Wednesday, August 15, 2012

Iron Man

Still on my Avengers tear (as I was before that superhero ensemble was released), this time writing a few more reviews before the DVD and Blu-Ray is released, I delved, once again, into the one that started it all: Iron Man.

From start to finish, this movie is very entertaining, and even if it wasn’t a comic book movie, I’d still feel that way. I had my reservations way back when, when Robert Downey, Jr. was cast as the lead. I always saw him as the roles he played in the 80s, like one of the douche bag antagonists in Weird Science or the drugged out (both in the movie and in real life) friend in Less Than Zero. Basically, I’ve always thought of him as just a supporting character (Chaplin aside) and not the lead hero of an action movie.

Back in the 90s, when I first heard of Hollywood trying to get the comic book character of Iron Man onto the big screen, the name being mentioned quite a bit in the letters portion of many Marvel Comics books was Tom Cruise. I thought, at the time, that he would’ve done well in the role. I didn’t know much about the character—seeing as how I wasn’t into that particular comic book when I was younger—but I figured Tom Cruise would be a good box office draw. But, after a while, the books stopped citing the upcoming movie and I figured there really wasn’t too much interest in the character by the movie studios.

Well, 2008 came around and Paramount Studios—collaborating with the new Marvel Studios—released the much hyped Iron Man. I bought into it and being a big comic book nerd—regardless if I had read the source material—I paid for my ticket and watched it.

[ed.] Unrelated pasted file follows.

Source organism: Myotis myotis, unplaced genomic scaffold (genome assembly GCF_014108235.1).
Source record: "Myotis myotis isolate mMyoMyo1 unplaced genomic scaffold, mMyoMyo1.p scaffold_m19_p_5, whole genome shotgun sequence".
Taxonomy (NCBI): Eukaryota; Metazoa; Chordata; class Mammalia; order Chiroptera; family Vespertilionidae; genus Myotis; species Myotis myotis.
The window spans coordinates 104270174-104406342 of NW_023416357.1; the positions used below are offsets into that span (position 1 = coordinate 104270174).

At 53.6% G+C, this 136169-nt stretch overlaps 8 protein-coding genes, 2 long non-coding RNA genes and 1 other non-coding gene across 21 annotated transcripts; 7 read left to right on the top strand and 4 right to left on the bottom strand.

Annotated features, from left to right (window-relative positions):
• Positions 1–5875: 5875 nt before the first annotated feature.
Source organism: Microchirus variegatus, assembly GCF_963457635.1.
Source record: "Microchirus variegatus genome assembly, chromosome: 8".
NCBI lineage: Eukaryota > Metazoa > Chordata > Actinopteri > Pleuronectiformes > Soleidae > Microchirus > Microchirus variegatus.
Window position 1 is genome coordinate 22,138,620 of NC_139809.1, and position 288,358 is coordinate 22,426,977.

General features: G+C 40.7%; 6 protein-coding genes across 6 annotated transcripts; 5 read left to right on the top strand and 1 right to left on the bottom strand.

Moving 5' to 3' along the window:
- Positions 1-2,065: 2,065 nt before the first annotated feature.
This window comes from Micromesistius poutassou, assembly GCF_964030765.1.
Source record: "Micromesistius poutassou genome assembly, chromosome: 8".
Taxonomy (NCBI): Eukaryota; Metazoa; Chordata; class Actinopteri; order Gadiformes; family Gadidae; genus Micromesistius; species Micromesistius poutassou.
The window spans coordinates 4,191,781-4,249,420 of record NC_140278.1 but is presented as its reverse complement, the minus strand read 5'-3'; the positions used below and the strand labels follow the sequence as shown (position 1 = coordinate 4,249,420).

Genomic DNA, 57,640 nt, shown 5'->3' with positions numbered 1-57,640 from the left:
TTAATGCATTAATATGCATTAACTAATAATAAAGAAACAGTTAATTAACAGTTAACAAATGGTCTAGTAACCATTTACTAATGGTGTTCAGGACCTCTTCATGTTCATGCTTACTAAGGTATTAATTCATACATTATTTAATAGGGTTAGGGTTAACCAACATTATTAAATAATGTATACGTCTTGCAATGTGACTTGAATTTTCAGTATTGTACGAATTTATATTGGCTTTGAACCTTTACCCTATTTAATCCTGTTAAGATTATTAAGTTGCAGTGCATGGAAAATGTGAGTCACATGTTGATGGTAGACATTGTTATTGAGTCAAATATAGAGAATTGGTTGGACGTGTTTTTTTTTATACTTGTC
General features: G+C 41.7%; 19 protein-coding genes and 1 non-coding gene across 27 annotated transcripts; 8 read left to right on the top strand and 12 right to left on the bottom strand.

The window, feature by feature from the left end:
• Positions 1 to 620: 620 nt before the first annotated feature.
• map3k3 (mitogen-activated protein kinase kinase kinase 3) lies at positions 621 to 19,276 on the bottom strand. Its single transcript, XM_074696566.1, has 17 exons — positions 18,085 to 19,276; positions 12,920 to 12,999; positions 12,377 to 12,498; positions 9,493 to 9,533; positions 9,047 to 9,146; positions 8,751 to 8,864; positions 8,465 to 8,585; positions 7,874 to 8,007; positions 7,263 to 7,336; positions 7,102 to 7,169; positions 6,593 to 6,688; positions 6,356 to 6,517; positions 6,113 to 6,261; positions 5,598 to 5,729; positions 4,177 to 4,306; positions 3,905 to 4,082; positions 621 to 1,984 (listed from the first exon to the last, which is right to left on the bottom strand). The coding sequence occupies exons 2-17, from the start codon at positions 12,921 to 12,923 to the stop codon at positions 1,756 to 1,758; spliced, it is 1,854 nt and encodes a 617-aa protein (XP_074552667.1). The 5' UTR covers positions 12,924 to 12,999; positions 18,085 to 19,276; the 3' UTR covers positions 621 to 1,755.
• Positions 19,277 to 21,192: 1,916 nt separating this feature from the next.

Right from the get-go, Robert Downey, Jr. commands the screen and entertains you. Tony Stark is portrayed as you would think a billionaire would be like. The opening scene is very entertaining and Downey sets up Tony Stark’s character from the start. Thinking back, and after watching the performance of Robert Downey, Jr. in this film, I think Tom Cruise would’ve been too dry and boring in the lead role. But Downey steals the show with his charm and humor, which adds to the character tremendously.

At the start, we see Stark with a few military personnel, riding in a Humvee in some far away country which looks to be in the Middle East. The convoy is ambushed and Stark is nearly killed by the attack. After a quick montage of Stark being operated on, we see a quick shot of something us Americans are all too familiar with, as Tony is held hostage and being filmed with terrorists surrounding him, spouting off something in their native tongue. The movie then goes back 36 hours to how all this came to be. But after arriving back to where we left off, basically we find out the terrorists want Stark to reproduce his deadliest weapon while being held captive in a cave. Stark outsmarts his captors by building, instead, his first armor to help him escape. This turns out to be an awesome scene.

There is, of course, much more to this part than I can put in words, but the buildup to how Stark creates his armor and how he escapes is amazing. When Stark returns back home, he is affected by his recent traumatic experience, not wanting his company to make weapons, but to venture into renewable energy and, more importantly (as well as secretly), to create a better and more advanced suit of armor than what he created in captivity. Of course, besides the trauma he had endured, there is much more to why he chooses his path than just being a hostage of terrorists.